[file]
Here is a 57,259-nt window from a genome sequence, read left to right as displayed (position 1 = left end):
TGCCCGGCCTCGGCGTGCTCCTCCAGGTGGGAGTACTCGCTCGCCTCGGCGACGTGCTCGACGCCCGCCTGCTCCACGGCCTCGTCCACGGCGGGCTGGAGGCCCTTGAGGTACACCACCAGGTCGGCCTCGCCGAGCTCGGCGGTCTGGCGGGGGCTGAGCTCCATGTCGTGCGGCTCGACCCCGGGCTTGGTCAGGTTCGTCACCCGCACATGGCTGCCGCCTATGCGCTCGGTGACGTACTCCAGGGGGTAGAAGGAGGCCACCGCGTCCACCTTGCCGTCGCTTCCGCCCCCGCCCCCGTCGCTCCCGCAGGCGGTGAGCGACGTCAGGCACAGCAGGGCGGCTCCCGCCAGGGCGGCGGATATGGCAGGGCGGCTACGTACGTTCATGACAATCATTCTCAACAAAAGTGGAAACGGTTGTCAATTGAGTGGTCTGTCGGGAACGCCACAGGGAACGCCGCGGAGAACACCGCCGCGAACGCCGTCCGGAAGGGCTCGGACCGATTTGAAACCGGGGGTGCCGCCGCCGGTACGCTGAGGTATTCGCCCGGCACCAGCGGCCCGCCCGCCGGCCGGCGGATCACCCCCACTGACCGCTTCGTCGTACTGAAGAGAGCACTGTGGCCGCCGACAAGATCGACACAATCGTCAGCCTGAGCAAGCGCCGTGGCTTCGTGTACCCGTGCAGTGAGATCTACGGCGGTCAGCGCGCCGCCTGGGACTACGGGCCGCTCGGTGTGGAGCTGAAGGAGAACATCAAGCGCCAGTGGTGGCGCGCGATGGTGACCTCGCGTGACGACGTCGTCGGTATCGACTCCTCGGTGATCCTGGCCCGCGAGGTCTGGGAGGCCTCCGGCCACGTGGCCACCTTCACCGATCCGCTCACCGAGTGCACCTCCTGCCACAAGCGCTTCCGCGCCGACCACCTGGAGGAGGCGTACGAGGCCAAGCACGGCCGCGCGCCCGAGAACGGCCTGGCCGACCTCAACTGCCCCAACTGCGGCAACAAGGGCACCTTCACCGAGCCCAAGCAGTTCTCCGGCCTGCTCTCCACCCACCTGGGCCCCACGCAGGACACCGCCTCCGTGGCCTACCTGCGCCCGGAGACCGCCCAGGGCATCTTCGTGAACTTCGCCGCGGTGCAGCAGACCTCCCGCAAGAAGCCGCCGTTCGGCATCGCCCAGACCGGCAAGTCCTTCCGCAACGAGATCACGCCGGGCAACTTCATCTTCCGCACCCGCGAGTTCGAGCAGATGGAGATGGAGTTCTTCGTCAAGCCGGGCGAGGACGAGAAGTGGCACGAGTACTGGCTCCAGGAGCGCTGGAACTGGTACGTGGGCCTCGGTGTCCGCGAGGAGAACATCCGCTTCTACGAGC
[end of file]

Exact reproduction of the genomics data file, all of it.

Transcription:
Here is a 57,259-nt window from a genome sequence, read left to right as displayed (position 1 = left end):
TGCCCGGCCTCGGCGTGCTCCTCCAGGTGGGAGTACTCGCTCGCCTCGGCGACGTGCTCGACGCCCGCCTGCTCCACGGCCTCGTCCACGGCGGGCTGGAGGCCCTTGAGGTACACCACCAGGTCGGCCTCGCCGAGCTCGGCGGTCTGGCGGGGGCTGAGCTCCATGTCGTGCGGCTCGACCCCGGGCTTGGTCAGGTTCGTCACCCGCACATGGCTGCCGCCTATGCGCTCGGTGACGTACTCCAGGGGGTAGAAGGAGGCCACCGCGTCCACCTTGCCGTCGCTTCCGCCCCCGCCCCCGTCGCTCCCGCAGGCGGTGAGCGACGTCAGGCACAGCAGGGCGGCTCCCGCCAGGGCGGCGGATATGGCAGGGCGGCTACGTACGTTCATGACAATCATTCTCAACAAAAGTGGAAACGGTTGTCAATTGAGTGGTCTGTCGGGAACGCCACAGGGAACGCCGCGGAGAACACCGCCGCGAACGCCGTCCGGAAGGGCTCGGACCGATTTGAAACCGGGGGTGCCGCCGCCGGTACGCTGAGGTATTCGCCCGGCACCAGCGGCCCGCCCGCCGGCCGGCGGATCACCCCCACTGACCGCTTCGTCGTACTGAAGAGAGCACTGTGGCCGCCGACAAGATCGACACAATCGTCAGCCTGAGCAAGCGCCGTGGCTTCGTGTACCCGTGCAGTGAGATCTACGGCGGTCAGCGCGCCGCCTGGGACTACGGGCCGCTCGGTGTGGAGCTGAAGGAGAACATCAAGCGCCAGTGGTGGCGCGCGATGGTGACCTCGCGTGACGACGTCGTCGGTATCGACTCCTCGGTGATCCTGGCCCGCGAGGTCTGGGAGGCCTCCGGCCACGTGGCCACCTTCACCGATCCGCTCACCGAGTGCACCTCCTGCCACAAGCGCTTCCGCGCCGACCACCTGGAGGAGGCGTACGAGGCCAAGCACGGCCGCGCGCCCGAGAACGGCCTGGCCGACCTCAACTGCCCCAACTGCGGCAACAAGGGCACCTTCACCGAGCCCAAGCAGTTCTCCGGCCTGCTCTCCACCCACCTGGGCCCCACGCAGGACACCGCCTCCGTGGCCTACCTGCGCCCGGAGACCGCCCAGGGCATCTTCGTGAACTTCGCCGCGGTGCAGCAGACCTCCCGCAAGAAGCCGCCGTTCGGCATCGCCCAGACCGGCAAGTCCTTCCGCAACGAGATCACGCCGGGCAACTTCATCTTCCGCACCCGCGAGTTCGAGCAGATGGAGATGGAGTTCTTCGTCAAGCCGGGCGAGGACGAGAAGTGGCACGAGTACTGGCTCCAGGAGCGCTGGAACTGGTACGTGGGCCTCGGTGTCCGCGAGGAGAACATCCGCTTCTACGAGC